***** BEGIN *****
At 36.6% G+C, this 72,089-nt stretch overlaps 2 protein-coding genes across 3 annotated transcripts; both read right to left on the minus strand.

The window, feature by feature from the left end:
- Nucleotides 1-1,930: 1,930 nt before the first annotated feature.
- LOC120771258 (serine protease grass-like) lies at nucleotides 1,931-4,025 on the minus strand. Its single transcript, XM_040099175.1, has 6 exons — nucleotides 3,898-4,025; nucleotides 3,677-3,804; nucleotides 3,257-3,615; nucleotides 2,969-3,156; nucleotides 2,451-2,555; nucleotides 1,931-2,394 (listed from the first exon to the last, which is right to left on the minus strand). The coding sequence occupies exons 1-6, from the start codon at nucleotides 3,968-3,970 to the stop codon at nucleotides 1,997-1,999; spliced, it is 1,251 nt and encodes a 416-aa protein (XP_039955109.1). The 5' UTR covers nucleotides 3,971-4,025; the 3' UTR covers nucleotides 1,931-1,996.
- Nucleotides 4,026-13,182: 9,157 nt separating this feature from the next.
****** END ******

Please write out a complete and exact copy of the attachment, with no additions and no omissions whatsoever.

At 36.6% G+C, this 72,089-nt stretch overlaps 2 protein-coding genes across 3 annotated transcripts; both read right to left on the minus strand.

The window, feature by feature from the left end:
- Nucleotides 1-1,930: 1,930 nt before the first annotated feature.
- LOC120771258 (serine protease grass-like) lies at nucleotides 1,931-4,025 on the minus strand. Its single transcript, XM_040099175.1, has 6 exons — nucleotides 3,898-4,025; nucleotides 3,677-3,804; nucleotides 3,257-3,615; nucleotides 2,969-3,156; nucleotides 2,451-2,555; nucleotides 1,931-2,394 (listed from the first exon to the last, which is right to left on the minus strand). The coding sequence occupies exons 1-6, from the start codon at nucleotides 3,968-3,970 to the stop codon at nucleotides 1,997-1,999; spliced, it is 1,251 nt and encodes a 416-aa protein (XP_039955109.1). The 5' UTR covers nucleotides 3,971-4,025; the 3' UTR covers nucleotides 1,931-1,996.
- Nucleotides 4,026-13,182: 9,157 nt separating this feature from the next.